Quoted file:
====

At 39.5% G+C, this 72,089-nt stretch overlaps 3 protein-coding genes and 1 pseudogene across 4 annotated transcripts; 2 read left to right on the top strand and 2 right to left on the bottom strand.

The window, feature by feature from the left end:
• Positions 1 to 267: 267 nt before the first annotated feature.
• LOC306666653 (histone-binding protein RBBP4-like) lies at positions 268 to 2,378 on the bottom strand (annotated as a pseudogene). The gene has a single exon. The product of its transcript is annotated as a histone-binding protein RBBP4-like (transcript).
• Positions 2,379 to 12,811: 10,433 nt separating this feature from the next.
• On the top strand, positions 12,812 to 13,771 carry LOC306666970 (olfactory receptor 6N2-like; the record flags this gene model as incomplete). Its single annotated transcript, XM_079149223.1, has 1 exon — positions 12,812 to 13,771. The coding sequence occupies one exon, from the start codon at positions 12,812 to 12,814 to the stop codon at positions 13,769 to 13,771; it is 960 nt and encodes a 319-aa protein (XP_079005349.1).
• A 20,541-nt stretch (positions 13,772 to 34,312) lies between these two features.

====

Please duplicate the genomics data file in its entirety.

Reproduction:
At 39.5% G+C, this 72,089-nt stretch overlaps 3 protein-coding genes and 1 pseudogene across 4 annotated transcripts; 2 read left to right on the top strand and 2 right to left on the bottom strand.

The window, feature by feature from the left end:
• Positions 1 to 267: 267 nt before the first annotated feature.
• LOC306666653 (histone-binding protein RBBP4-like) lies at positions 268 to 2,378 on the bottom strand (annotated as a pseudogene). The gene has a single exon. The product of its transcript is annotated as a histone-binding protein RBBP4-like (transcript).
• Positions 2,379 to 12,811: 10,433 nt separating this feature from the next.
• On the top strand, positions 12,812 to 13,771 carry LOC306666970 (olfactory receptor 6N2-like; the record flags this gene model as incomplete). Its single annotated transcript, XM_079149223.1, has 1 exon — positions 12,812 to 13,771. The coding sequence occupies one exon, from the start codon at positions 12,812 to 12,814 to the stop codon at positions 13,769 to 13,771; it is 960 nt and encodes a 319-aa protein (XP_079005349.1).
• A 20,541-nt stretch (positions 13,772 to 34,312) lies between these two features.